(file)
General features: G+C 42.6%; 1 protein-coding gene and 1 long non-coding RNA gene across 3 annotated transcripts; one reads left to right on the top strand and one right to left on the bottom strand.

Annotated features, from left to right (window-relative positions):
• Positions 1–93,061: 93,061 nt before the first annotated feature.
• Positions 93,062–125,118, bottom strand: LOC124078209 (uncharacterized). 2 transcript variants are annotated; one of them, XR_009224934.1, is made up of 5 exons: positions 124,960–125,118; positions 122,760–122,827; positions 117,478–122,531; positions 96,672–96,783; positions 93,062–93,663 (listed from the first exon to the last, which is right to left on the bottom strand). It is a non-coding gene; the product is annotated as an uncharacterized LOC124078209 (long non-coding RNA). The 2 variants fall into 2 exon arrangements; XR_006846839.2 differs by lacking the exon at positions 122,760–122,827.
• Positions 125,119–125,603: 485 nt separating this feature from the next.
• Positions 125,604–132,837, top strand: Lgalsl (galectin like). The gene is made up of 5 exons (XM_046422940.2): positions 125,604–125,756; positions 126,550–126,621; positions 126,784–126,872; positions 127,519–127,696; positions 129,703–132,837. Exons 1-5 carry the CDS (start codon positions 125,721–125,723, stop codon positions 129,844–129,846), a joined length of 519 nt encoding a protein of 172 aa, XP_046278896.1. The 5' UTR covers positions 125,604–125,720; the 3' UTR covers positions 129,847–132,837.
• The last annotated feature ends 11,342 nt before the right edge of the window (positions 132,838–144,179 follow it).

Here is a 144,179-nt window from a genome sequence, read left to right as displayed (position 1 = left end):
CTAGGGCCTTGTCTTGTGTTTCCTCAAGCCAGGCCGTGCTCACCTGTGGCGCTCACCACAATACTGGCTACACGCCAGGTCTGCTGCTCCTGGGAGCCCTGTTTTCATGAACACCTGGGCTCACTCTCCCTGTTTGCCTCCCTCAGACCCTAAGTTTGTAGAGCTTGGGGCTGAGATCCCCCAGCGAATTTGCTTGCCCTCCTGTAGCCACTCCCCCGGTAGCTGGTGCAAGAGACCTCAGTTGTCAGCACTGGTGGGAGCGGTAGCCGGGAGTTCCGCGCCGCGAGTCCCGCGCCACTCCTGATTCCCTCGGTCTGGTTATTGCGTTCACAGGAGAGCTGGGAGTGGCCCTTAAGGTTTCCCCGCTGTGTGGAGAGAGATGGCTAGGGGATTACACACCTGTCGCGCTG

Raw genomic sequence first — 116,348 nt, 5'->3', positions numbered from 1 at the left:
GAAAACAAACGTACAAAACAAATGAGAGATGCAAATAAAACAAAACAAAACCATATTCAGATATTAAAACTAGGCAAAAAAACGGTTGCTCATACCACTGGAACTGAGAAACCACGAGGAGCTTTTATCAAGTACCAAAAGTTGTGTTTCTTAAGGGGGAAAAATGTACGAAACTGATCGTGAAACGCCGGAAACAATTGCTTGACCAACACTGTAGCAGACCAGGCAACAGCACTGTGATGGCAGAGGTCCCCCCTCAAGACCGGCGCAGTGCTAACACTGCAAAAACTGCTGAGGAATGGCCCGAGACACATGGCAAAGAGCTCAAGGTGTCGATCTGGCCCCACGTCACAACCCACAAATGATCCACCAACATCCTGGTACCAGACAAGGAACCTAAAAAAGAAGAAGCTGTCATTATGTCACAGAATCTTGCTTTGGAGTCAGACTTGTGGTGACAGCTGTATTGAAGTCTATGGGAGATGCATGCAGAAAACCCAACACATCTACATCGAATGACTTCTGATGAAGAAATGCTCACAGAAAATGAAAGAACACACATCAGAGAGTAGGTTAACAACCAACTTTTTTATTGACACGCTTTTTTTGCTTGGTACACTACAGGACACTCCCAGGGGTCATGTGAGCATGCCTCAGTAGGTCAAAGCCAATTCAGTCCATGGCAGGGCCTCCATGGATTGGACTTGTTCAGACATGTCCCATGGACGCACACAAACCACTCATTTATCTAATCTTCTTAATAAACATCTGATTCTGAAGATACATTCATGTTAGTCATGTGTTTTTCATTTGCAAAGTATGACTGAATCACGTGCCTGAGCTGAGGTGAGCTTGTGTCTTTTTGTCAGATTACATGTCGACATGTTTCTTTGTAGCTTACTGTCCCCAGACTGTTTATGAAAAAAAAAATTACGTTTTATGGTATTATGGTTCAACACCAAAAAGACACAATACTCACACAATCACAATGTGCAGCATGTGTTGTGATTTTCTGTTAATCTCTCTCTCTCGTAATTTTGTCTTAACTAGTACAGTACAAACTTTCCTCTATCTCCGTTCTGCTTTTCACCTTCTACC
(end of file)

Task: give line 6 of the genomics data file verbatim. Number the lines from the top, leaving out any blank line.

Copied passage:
• Positions 125,604–132,837, top strand: Lgalsl (galectin like). The gene is made up of 5 exons (XM_046422940.2): positions 125,604–125,756; positions 126,550–126,621; positions 126,784–126,872; positions 127,519–127,696; positions 129,703–132,837. Exons 1-5 carry the CDS (start codon positions 125,721–125,723, stop codon positions 129,844–129,846), a joined length of 519 nt encoding a protein of 172 aa, XP_046278896.1. The 5' UTR covers positions 125,604–125,720; the 3' UTR covers positions 129,847–132,837.